V-E Day, As Experienced by a French Child

May 3, 2015 at 4:10 pm Leave a comment

0) - img082 — PHOTO de CLASSE 1942-43

Guy Prunier (indicated with arrow) with his classmates, 1942-43

May 8 marks the 70th anniversary of V-E Day, the day that Allied forces formally accepted the unconditional surrender of Nazi Germany. Needless to say that was a big event, and an important date in world history. This post offers a microscopic view of this major world event by asking a simple question: How was V-E day experienced by an eleven-year-old boy in a little French village (Les Riceys, l’Aube) who had lived nearly half of his short life in a France that was suffering “under the Nazi boot”?

Guy Prunier, now an 81-year-old retired sound engineer living in Mussy-sur-Seine, can tell us. “On the 8 of May 1945, I was alone in our house. My father was at work, and my mother had gone out with my brother and my little sister. It was a beautiful day and the windows onto the street were open. Suddenly all the bells in the three churches of Les Riceys began to peal at once, which both startled and worried me. Then I started to hear gunfire, which made me even more worried. Pulling together all my courage, I went to peek out of the windows, and I saw that everyone was in the streets, some waving hunting rifles in the air, everyone laughing and embracing, many with tears in their eyes. The war is over! they were shouting. That’s what I remember.”

The wartime memories that Prunier has preceding this date are scattered, but intense. “The war was during the time I was seven until I was eleven. So obviously I didn’t really participate in the events, but for four years I lived through it, and it has left me with very powerful memories that have marked me for life,” he says. “I remember the sight of German soldiers parading through the streets, goose stepping, singing their songs of war. I will always have this image in my mind, and I still have a negative reaction when I hear German spoken.” He pauses, looks sad, and adds, “I can’t help it.”

He goes on, “My family didn’t suffer particularly under Nazi occupation, other than the general shortages that everyone suffered from. I remember how my mother had to work so hard to feed us, clothe us, keep us warm. In the beginning of 1943, my father was sent to work in Germany in a factory in Hamburg for several months. He didn’t dare disobey for fear of reprisals. He did get special permission after my baby sister was born to not return to Germany, but after that he went underground and later the Gestapo was looking for him. He hid for a certain time in a little cabin in the vineyards, and I would ride to him on my bicycle and bring him food. Needless to say, I made those trips with my heart in my mouth, terrified of being stopped and searched…I was barely 10 years old.”

The liberation of France of course had come earlier: the liberation of Paris on 26 August 1944; of Troyes, capital of l’Aube (the département where les Riceys is located) on August 21; and Mussy-sur-Seine, the village where Guy Prunier now lives, on September 2, just a month after the Maquis Montcalm–a Resistance unit of approximately 1200 fighters who had hidden in the forest between Mussy-sur-Seine and Grancey-sur-Ource–were chased from their camp, and the inhabitants of the villages subjected to brutal reprisals by the Nazis. But that is another story, and one that the adult Guy Prunier has devoted much of his retirement years to researching, documenting and sharing with the public. Each year on the anniversary of the escape of the maquisards from the forest, Prunier leads a hike through the forest, following their trail. He is also the founder of the local Chemins de Memoire, and the keeper of the collection of wartime and Resistance artifacts in Mussy-sur-Seine.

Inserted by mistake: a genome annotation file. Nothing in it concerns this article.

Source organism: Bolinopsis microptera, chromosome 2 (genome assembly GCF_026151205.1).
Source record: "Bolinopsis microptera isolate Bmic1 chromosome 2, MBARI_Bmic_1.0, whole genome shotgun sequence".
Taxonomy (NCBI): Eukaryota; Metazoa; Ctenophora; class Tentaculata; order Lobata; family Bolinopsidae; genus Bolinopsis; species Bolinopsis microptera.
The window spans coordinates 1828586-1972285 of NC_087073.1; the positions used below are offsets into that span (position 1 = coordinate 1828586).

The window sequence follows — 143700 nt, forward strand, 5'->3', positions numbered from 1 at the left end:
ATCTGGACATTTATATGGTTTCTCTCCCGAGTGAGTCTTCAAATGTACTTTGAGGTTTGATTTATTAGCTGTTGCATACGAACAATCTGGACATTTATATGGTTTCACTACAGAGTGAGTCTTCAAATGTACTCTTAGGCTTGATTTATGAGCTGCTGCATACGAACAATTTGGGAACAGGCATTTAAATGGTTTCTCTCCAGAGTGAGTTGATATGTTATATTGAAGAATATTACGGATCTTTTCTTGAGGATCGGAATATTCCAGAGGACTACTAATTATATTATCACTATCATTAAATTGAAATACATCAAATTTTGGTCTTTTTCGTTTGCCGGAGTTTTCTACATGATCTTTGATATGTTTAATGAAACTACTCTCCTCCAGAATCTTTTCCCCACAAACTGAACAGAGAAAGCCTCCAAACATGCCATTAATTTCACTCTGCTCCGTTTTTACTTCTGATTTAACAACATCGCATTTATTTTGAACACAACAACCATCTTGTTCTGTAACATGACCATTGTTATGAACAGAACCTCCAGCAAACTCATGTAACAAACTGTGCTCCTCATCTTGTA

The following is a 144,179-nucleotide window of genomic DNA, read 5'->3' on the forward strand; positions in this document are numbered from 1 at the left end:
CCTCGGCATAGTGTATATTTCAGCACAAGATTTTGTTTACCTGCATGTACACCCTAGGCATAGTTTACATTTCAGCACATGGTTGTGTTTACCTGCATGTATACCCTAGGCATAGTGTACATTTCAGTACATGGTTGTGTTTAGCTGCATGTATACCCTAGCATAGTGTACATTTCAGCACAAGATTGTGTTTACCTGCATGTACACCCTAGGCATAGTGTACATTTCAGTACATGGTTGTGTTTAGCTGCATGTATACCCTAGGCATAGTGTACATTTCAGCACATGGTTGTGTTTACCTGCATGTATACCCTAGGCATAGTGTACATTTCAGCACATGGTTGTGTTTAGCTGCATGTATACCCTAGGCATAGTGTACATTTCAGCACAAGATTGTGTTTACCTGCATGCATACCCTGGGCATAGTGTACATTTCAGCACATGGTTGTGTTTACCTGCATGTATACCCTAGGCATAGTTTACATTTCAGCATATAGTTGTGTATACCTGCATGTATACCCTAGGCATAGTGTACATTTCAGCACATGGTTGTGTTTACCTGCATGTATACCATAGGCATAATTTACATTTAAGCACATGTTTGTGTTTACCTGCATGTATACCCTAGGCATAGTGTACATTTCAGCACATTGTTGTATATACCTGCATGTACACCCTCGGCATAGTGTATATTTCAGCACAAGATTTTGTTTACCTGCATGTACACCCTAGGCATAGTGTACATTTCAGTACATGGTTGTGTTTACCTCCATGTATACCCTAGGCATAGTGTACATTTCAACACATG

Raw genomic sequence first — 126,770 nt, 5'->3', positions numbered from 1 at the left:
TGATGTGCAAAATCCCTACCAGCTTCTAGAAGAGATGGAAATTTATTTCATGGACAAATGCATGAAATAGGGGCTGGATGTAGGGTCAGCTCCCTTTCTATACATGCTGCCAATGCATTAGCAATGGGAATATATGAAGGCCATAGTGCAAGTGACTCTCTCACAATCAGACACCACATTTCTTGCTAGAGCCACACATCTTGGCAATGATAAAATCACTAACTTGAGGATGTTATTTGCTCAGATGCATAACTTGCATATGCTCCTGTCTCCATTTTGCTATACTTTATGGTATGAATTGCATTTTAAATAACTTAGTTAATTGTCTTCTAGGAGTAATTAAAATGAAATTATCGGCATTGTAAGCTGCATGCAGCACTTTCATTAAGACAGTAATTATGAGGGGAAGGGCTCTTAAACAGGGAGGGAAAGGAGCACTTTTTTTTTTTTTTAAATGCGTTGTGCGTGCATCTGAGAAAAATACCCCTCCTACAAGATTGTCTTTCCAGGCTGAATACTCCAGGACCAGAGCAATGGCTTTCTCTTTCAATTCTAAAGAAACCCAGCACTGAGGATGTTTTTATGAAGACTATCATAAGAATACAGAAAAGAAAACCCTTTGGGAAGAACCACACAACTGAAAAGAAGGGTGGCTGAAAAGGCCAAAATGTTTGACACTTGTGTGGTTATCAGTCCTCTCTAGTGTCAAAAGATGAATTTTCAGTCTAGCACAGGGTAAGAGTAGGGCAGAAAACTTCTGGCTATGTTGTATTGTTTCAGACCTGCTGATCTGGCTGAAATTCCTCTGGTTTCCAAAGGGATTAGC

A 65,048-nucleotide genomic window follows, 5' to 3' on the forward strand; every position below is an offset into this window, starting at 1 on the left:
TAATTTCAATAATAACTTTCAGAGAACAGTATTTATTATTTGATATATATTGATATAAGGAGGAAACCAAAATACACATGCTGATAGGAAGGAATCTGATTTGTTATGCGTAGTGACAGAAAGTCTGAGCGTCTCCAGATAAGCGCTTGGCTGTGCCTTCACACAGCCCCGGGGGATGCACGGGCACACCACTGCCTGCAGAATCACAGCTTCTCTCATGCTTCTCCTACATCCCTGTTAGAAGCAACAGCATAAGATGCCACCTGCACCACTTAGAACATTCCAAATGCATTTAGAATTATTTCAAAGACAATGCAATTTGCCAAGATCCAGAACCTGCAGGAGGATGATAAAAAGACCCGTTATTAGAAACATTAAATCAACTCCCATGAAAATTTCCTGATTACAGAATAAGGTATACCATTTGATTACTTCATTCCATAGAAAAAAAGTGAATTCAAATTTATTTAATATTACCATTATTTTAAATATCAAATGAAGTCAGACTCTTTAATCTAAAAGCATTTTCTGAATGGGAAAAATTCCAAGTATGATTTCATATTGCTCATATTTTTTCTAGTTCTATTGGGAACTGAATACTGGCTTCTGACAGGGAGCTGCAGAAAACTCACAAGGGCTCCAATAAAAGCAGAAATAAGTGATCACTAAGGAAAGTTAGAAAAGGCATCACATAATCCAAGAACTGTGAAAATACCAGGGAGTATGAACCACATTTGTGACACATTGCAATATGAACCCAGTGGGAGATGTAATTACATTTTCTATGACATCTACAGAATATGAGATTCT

mussy guy prunier photo 2

Guy Prunier, 2014, telling the story of the escape of the Maquis Montcalm from the forest outside of Mussy-sur-Seine.

Like Prunier’s personal recollection of hearing the bells peal, and seeing the villagers rejoice on a beautiful day in May, the story of the Maquis Montcalm is just one small piece of a larger story of the French resistance and its role in the liberation of France. And that is a story for another day. Stay tuned!

Janet Hulstrand is a writer, editor and teacher of writing and literature based in Silver Spring, Maryland. She writes about France for Bonjour Paris, France Revisited, and on this blog. She teaches “Paris: A Literary Adventure” in Paris each summer for Queens College, CUNY, classes at Politics & Prose bookstore in Washington D.C. , and writing workshops in Essoyes, a village in Champagne.

Advertisements

Entry filed under: About France, About World War II. Tags: , , , , , , , .

Book Review: David Downie’s “A Passion for Paris: Romanticism & Romance in the City of Light” Bonne anniversaire, Maurice!

Leave a Reply

Fill in your details below or click an icon to log in:

WordPress.com Logo

You are commenting using your WordPress.com account. Log Out / Change )

Twitter picture

You are commenting using your Twitter account. Log Out / Change )

Facebook photo

You are commenting using your Facebook account. Log Out / Change )

Google+ photo

You are commenting using your Google+ account. Log Out / Change )

Connecting to %s

Trackback this post  |  Subscribe to the comments via RSS Feed


Twitter Updates

Categories

Recent Posts


%d bloggers like this: